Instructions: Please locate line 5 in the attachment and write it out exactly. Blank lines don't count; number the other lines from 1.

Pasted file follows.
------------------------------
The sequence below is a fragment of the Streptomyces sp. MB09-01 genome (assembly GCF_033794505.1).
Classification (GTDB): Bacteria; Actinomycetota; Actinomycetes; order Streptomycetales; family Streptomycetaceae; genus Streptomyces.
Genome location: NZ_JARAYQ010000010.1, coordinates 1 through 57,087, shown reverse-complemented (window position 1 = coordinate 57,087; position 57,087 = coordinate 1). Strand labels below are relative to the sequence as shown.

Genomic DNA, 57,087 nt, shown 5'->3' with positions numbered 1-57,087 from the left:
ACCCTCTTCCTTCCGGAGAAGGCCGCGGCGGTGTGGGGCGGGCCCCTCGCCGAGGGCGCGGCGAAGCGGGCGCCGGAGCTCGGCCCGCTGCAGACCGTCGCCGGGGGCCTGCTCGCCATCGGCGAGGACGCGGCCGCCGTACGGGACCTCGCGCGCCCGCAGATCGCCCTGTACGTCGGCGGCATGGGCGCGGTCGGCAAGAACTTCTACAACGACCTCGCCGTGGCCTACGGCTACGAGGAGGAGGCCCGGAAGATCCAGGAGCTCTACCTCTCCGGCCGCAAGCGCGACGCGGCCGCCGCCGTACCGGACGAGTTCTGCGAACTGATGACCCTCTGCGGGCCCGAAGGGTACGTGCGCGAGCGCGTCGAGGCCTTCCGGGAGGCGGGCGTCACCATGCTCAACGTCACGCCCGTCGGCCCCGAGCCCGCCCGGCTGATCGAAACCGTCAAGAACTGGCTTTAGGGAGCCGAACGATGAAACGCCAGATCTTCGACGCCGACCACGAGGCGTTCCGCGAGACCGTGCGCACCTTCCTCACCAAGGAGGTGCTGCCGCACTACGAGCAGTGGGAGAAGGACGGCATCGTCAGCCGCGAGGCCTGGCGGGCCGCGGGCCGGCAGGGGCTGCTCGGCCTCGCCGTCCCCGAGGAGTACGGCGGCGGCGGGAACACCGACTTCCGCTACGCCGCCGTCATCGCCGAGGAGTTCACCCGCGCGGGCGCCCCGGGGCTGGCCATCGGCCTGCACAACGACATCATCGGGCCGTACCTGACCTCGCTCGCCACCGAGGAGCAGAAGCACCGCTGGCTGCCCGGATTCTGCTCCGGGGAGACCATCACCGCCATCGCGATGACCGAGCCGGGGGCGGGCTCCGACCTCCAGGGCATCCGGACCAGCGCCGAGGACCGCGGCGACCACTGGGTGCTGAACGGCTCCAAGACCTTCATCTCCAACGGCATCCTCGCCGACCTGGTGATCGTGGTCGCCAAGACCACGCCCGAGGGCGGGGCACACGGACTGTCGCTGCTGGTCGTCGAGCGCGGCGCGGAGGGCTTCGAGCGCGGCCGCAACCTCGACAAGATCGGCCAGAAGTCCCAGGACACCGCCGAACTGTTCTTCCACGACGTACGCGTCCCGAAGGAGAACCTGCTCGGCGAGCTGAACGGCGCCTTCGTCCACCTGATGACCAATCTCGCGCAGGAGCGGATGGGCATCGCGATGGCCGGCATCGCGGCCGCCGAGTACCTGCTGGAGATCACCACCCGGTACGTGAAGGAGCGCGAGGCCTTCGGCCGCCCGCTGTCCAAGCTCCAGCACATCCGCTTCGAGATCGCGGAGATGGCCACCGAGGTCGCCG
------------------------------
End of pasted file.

ACCCTCTTCCTTCCGGAGAAGGCCGCGGCGGTGTGGGGCGGGCCCCTCGCCGAGGGCGCGGCGAAGCGGGCGCCGGAGCTCGGCCCGCTGCAGACCGTCGCCGGGGGCCTGCTCGCCATCGGCGAGGACGCGGCCGCCGTACGGGACCTCGCGCGCCCGCAGATCGCCCTGTACGTCGGCGGCATGGGCGCGGTCGGCAAGAACTTCTACAACGACCTCGCCGTGGCCTACGGCTACGAGGAGGAGGCCCGGAAGATCCAGGAGCTCTACCTCTCCGGCCGCAAGCGCGACGCGGCCGCCGCCGTACCGGACGAGTTCTGCGAACTGATGACCCTCTGCGGGCCCGAAGGGTACGTGCGCGAGCGCGTCGAGGCCTTCCGGGAGGCGGGCGTCACCATGCTCAACGTCACGCCCGTCGGCCCCGAGCCCGCCCGGCTGATCGAAACCGTCAAGAACTGGCTTTAGGGAGCCGAACGATGAAACGCCAGATCTTCGACGCCGACCACGAGGCGTTCCGCGAGACCGTGCGCACCTTCCTCACCAAGGAGGTGCTGCCGCACTACGAGCAGTGGGAGAAGGACGGCATCGTCAGCCGCGAGGCCTGGCGGGCCGCGGGCCGGCAGGGGCTGCTCGGCCTCGCCGTCCCCGAGGAGTACGGCGGCGGCGGGAACACCGACTTCCGCTACGCCGCCGTCATCGCCGAGGAGTTCACCCGCGCGGGCGCCCCGGGGCTGGCCATCGGCCTGCACAACGACATCATCGGGCCGTACCTGACCTCGCTCGCCACCGAGGAGCAGAAGCACCGCTGGCTGCCCGGATTCTGCTCCGGGGAGACCATCACCGCCATCGCGATGACCGAGCCGGGGGCGGGCTCCGACCTCCAGGGCATCCGGACCAGCGCCGAGGACCGCGGCGACCACTGGGTGCTGAACGGCTCCAAGACCTTCATCTCCAACGGCATCCTCGCCGACCTGGTGATCGTGGTCGCCAAGACCACGCCCGAGGGCGGGGCACACGGACTGTCGCTGCTGGTCGTCGAGCGCGGCGCGGAGGGCTTCGAGCGCGGCCGCAACCTCGACAAGATCGGCCAGAAGTCCCAGGACACCGCCGAACTGTTCTTCCACGACGTACGCGTCCCGAAGGAGAACCTGCTCGGCGAGCTGAACGGCGCCTTCGTCCACCTGATGACCAATCTCGCGCAGGAGCGGATGGGCATCGCGATGGCCGGCATCGCGGCCGCCGAGTACCTGCTGGAGATCACCACCCGGTACGTGAAGGAGCGCGAGGCCTTCGGCCGCCCGCTGTCCAAGCTCCAGCACATCCGCTTCGAGATCGCGGAGATGGCCACCGAGGTCGCCG